In a summary of sardine research conducted by the state fisheries laboratory through 1924, Thompson stressed conservation and the avoidance of depletion of the sardine populations. (21) He also emphasized the applied nature of his research, noting “that a rigid adherence to a practical end was insisted upon from each of the assistants” (Thompson, 1924c).

A volume of the commission’s Fish Bulletin, containing five papers devoted to the Laboratory’s sardine research, was published in 1926, after Thompson left state employment. Thompson’s final two papers concerning the sardine were published in that volume. The first report was a review and analysis of the sardine work completed during Thompson’s tenure in California. With a thoroughness that was to characterize Thompson’s work, this report reviewed the available knowledge on sardines. He analyzed the morphology of the sardine and compared it with its European counterpart, reviewed the commercial catch of sardines on the Pacific coast and compared it to the fluctuations in catches of the European sardines, analyzed the sardine catch off California, and reviewed the methods used to study the abundance of the species. He introduced “catch-per-unit-of-effort,” defining catch as “the catch of a unit of gear, or equipment, fished with normal skill and without hindrances for a given time.” Thompson further noted that this measurement was “capable of very considerable refinement.” Among his conclusions, Thompson noted “that the discovery of overfishing must take many more years than were thought at first” (Thompson, 1926a).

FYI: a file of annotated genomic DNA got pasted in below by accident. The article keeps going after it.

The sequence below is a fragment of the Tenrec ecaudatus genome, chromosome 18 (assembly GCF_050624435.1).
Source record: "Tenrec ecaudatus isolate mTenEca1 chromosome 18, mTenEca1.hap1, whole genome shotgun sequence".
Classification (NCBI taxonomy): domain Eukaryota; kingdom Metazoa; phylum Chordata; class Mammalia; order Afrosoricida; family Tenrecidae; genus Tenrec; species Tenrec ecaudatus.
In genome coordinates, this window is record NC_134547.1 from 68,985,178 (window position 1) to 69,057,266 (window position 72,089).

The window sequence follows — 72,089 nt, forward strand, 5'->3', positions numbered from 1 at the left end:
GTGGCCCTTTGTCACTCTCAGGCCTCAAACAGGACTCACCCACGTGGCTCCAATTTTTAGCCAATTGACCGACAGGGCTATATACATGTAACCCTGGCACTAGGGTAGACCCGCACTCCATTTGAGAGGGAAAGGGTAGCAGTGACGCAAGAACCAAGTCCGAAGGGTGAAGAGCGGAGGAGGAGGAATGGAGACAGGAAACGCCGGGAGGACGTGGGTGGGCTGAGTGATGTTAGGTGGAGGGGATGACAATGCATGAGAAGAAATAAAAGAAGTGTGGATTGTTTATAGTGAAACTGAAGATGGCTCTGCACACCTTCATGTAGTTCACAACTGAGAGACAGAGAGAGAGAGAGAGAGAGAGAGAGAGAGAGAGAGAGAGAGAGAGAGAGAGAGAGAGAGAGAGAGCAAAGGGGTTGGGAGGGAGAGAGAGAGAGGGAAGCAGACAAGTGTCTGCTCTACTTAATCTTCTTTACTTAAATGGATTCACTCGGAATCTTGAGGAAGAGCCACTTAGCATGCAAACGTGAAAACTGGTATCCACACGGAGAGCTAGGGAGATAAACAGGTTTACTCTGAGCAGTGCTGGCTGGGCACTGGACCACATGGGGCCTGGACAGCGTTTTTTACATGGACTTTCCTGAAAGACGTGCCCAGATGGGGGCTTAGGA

In the second paper published in this volume, Thompson reviewed the difficult sampling problems inherent in data collection on sardines. He discussed the concept of “dominance” and the understanding of the catch, the significance, interpretation, and use of the mode, as well as the problem of statistical errors and the difficulties of sampling. Thompson noted the numerous uncertainties surrounding the sampling of the sardine catch. He acknowledged the need to “weight” each sample by the amount of the commercial catch it represented. Thompson felt that the time for, and knowledge of, such weighting had not yet arrived (Thompson, 1926b).

In the same volume, Sette presented the results of his studies of problems in sampling the sardine. He suggested that sampling the commercial catch twice a week was necessary to obtain a portrait of the year’s catch (Sette, 1926). Higgins described the fluctuations in the sardine fishery at San Pedro. He noted the marked changes in sardine catches from year to year and he described the length variability of the samples. He found that there may be extended periods in which spawning is relatively unsuccessful. Higgins also found a good correlation between the sizes of sardines captured with the numbers of fish packed in oval tins. Such a correlation offered a method of estimating the catch during the fishing season (Higgins, 1926). William Scofield (1926) described the progression of size classes of sardines in Monterey and the fluctuations in abundance within and between years; he too found a correlation between the length composition of sardines and the numbers of fish packed in oval tins.

The Development of Thompson’s Philosophy of Fisheries Research